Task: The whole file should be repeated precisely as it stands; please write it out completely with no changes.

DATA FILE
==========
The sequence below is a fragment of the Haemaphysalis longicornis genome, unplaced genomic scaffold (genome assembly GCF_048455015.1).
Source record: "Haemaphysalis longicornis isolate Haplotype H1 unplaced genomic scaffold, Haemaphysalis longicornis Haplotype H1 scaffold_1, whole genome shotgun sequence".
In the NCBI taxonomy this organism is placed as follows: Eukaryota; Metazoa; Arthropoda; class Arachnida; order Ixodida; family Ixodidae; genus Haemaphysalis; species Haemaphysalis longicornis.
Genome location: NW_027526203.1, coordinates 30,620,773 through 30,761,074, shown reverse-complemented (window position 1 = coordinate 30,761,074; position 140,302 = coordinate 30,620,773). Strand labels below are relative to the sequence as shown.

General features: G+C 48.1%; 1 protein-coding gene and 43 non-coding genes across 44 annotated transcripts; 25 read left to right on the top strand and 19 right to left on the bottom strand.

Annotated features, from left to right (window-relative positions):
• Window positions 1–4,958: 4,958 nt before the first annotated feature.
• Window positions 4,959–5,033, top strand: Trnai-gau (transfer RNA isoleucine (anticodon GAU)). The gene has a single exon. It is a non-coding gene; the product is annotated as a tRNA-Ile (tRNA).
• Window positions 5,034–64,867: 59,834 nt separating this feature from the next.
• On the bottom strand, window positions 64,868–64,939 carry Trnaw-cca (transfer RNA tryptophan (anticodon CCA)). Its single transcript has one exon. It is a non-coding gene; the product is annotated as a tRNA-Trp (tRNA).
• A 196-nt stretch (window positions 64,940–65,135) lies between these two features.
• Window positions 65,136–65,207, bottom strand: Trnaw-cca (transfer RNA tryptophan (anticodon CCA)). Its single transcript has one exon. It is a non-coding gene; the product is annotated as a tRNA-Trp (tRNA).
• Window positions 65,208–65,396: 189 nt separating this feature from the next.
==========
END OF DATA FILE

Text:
The sequence below is a fragment of the Haemaphysalis longicornis genome, unplaced genomic scaffold (genome assembly GCF_048455015.1).
Source record: "Haemaphysalis longicornis isolate Haplotype H1 unplaced genomic scaffold, Haemaphysalis longicornis Haplotype H1 scaffold_1, whole genome shotgun sequence".
In the NCBI taxonomy this organism is placed as follows: Eukaryota; Metazoa; Arthropoda; class Arachnida; order Ixodida; family Ixodidae; genus Haemaphysalis; species Haemaphysalis longicornis.
Genome location: NW_027526203.1, coordinates 30,620,773 through 30,761,074, shown reverse-complemented (window position 1 = coordinate 30,761,074; position 140,302 = coordinate 30,620,773). Strand labels below are relative to the sequence as shown.

General features: G+C 48.1%; 1 protein-coding gene and 43 non-coding genes across 44 annotated transcripts; 25 read left to right on the top strand and 19 right to left on the bottom strand.

Annotated features, from left to right (window-relative positions):
• Window positions 1–4,958: 4,958 nt before the first annotated feature.
• Window positions 4,959–5,033, top strand: Trnai-gau (transfer RNA isoleucine (anticodon GAU)). The gene has a single exon. It is a non-coding gene; the product is annotated as a tRNA-Ile (tRNA).
• Window positions 5,034–64,867: 59,834 nt separating this feature from the next.
• On the bottom strand, window positions 64,868–64,939 carry Trnaw-cca (transfer RNA tryptophan (anticodon CCA)). Its single transcript has one exon. It is a non-coding gene; the product is annotated as a tRNA-Trp (tRNA).
• A 196-nt stretch (window positions 64,940–65,135) lies between these two features.
• Window positions 65,136–65,207, bottom strand: Trnaw-cca (transfer RNA tryptophan (anticodon CCA)). Its single transcript has one exon. It is a non-coding gene; the product is annotated as a tRNA-Trp (tRNA).
• Window positions 65,208–65,396: 189 nt separating this feature from the next.